The best inbound teams I have coached have all had one thing in common…they have had a better than average inbound passer to enter the basketball.
It is not as easy as it seems to inbound the ball. Breaking down all aspects of inbound offense is an often neglected part of the basketball coaching process. One of the little things that can impact a close game is the ability of the inbound passer to create an advantage for their team. Improving the inbound passer’s decision making and technique can eliminate unnecessary mistakes that can cost your team a game.
The good thing is that the inbound passer can be developed.
Perception-Action Coupling and the Inbound Passer
So how do you practice and develop your inbound passer, and inbound play execution? The number one way is to skip the 5-on-0 inbound practice. With no defense, there are no decisions. We cannot develop the inbound passer’s ability to make decisions on air. Adding one or more defenders to the execution of a passing skill like the inbound pass, adds the perceptual component to the skill.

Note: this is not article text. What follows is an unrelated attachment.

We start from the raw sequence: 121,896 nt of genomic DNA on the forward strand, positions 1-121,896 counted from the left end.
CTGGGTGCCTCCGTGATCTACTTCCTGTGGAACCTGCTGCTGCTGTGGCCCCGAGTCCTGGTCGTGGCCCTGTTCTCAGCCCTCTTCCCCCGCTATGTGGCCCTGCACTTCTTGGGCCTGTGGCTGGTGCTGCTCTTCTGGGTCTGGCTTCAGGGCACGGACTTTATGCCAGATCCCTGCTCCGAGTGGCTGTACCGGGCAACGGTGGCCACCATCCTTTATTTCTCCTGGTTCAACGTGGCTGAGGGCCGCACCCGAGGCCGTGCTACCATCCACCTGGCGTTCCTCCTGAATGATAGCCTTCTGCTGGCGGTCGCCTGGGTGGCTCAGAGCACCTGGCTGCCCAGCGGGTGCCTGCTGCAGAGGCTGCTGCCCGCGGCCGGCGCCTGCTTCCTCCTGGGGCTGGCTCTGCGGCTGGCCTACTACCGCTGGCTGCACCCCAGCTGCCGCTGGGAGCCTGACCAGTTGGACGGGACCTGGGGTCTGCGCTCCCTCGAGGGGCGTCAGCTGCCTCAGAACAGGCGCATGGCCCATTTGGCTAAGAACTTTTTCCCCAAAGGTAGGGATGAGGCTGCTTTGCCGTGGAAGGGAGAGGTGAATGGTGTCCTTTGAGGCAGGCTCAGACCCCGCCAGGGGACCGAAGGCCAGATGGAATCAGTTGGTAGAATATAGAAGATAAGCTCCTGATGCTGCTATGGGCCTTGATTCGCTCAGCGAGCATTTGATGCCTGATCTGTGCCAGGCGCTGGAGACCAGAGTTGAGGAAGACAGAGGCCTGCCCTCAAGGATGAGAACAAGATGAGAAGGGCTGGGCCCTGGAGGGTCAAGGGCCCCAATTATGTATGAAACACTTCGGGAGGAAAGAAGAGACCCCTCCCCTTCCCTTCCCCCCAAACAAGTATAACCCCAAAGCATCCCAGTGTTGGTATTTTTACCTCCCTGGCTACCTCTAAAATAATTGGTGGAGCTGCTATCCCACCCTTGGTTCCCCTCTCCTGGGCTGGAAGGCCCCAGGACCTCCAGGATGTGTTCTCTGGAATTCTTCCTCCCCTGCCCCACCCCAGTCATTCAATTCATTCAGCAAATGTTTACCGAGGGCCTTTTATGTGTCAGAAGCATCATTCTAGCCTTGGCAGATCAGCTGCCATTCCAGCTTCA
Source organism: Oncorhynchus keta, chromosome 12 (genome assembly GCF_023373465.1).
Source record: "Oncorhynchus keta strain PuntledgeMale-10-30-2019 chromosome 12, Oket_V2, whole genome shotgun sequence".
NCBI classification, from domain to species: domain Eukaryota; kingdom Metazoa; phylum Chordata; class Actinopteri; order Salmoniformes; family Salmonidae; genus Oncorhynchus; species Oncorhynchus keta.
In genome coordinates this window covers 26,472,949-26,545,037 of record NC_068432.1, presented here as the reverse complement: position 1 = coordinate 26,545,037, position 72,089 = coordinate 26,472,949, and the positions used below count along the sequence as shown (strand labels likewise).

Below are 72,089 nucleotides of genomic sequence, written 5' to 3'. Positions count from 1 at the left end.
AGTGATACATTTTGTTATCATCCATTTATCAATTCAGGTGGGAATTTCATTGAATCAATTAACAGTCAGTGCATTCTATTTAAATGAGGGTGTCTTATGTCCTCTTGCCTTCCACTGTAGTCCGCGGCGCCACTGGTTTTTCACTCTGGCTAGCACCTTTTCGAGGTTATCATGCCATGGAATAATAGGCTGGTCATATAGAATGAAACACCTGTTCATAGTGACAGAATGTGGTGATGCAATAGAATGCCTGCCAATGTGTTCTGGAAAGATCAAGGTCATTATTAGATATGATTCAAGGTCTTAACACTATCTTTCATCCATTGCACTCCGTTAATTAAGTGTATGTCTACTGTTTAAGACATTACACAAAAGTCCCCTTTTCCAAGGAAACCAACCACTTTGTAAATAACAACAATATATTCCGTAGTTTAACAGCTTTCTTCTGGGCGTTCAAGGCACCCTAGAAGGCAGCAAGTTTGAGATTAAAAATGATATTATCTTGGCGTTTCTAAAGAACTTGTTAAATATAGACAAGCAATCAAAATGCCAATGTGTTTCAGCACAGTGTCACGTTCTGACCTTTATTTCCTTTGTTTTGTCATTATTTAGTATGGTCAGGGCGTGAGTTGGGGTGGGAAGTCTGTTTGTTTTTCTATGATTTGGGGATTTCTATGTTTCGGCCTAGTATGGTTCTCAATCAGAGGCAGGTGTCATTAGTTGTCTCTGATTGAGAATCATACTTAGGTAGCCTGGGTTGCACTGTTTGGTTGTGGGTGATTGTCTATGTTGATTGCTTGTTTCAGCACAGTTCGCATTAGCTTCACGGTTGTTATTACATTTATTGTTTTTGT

Perception-action coupling is the link between information perceived and actions chosen. Perception aids movement and movement aids perception so perception and action have a circular relationship. An improved perception-action coupling will mean that a player is able to produce a more appropriate movement for the task. Since a basketball game is a dynamic scenario, the perceptual feedback is important. To improve the action of inbound passing, we must improve perception that leads to the action.
Teaching Points for the Inbound Passer
Even if you don’t have a better than average inbound passer you can improve your inbound passer’s success by using this video, and nine teaching points.
In this video you can see how a well-designed inbound play does not work because of a mistake by the inbound passer.
The inbound passer tips off the defender covering the ball by telegraphing their pass. The passer stares at the area where the cutter would be open if the play worked. The screen and slip action frees the cutter at the basket, but the pass is not made because the defender on the ball takes away the pass. The defender moves to a position between the passer and the weak side of the floor where the cutter would be open. This defender is tipped off to the possible direction of the play by the inbound passer. Their only way of knowing where the play is designed to free up the cutter is by reading the inbound passer’s eyes and body position.
Numerous teaching points can help the inbound passer improve their success at passing the ball inbound for an open shot, or for a safety pass.
Find a baseline inbound play that works for your team here: